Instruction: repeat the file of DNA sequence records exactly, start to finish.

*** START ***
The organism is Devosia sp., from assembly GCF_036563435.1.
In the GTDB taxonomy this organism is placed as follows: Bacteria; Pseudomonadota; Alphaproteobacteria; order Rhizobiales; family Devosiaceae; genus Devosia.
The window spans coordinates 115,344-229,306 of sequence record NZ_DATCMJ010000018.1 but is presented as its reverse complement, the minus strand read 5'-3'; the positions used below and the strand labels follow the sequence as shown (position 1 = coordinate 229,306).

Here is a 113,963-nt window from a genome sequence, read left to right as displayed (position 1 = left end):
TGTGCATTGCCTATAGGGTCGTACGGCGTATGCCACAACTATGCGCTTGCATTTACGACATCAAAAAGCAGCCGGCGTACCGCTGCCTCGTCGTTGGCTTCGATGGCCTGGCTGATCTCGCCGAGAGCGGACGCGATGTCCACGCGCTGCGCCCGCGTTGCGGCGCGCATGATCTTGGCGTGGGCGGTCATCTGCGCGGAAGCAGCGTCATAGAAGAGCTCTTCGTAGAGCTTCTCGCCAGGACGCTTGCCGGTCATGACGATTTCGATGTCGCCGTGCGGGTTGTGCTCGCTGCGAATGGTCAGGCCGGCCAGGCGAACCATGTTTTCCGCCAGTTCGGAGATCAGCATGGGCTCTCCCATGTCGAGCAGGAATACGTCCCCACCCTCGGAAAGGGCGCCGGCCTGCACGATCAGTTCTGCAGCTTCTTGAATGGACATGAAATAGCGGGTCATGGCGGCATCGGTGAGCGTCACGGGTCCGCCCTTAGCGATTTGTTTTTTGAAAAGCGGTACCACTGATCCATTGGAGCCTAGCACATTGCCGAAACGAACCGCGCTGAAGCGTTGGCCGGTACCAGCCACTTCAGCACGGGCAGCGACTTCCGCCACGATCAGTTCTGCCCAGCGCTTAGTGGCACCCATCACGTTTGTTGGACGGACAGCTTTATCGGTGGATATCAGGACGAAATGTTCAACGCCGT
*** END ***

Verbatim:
The organism is Devosia sp., from assembly GCF_036563435.1.
In the GTDB taxonomy this organism is placed as follows: Bacteria; Pseudomonadota; Alphaproteobacteria; order Rhizobiales; family Devosiaceae; genus Devosia.
The window spans coordinates 115,344-229,306 of sequence record NZ_DATCMJ010000018.1 but is presented as its reverse complement, the minus strand read 5'-3'; the positions used below and the strand labels follow the sequence as shown (position 1 = coordinate 229,306).

Here is a 113,963-nt window from a genome sequence, read left to right as displayed (position 1 = left end):
TGTGCATTGCCTATAGGGTCGTACGGCGTATGCCACAACTATGCGCTTGCATTTACGACATCAAAAAGCAGCCGGCGTACCGCTGCCTCGTCGTTGGCTTCGATGGCCTGGCTGATCTCGCCGAGAGCGGACGCGATGTCCACGCGCTGCGCCCGCGTTGCGGCGCGCATGATCTTGGCGTGGGCGGTCATCTGCGCGGAAGCAGCGTCATAGAAGAGCTCTTCGTAGAGCTTCTCGCCAGGACGCTTGCCGGTCATGACGATTTCGATGTCGCCGTGCGGGTTGTGCTCGCTGCGAATGGTCAGGCCGGCCAGGCGAACCATGTTTTCCGCCAGTTCGGAGATCAGCATGGGCTCTCCCATGTCGAGCAGGAATACGTCCCCACCCTCGGAAAGGGCGCCGGCCTGCACGATCAGTTCTGCAGCTTCTTGAATGGACATGAAATAGCGGGTCATGGCGGCATCGGTGAGCGTCACGGGTCCGCCCTTAGCGATTTGTTTTTTGAAAAGCGGTACCACTGATCCATTGGAGCCTAGCACATTGCCGAAACGAACCGCGCTGAAGCGTTGGCCGGTACCAGCCACTTCAGCACGGGCAGCGACTTCCGCCACGATCAGTTCTGCCCAGCGCTTAGTGGCACCCATCACGTTTGTTGGACGGACAGCTTTATCGGTGGATATCAGGACGAAATGTTCAACGCCGT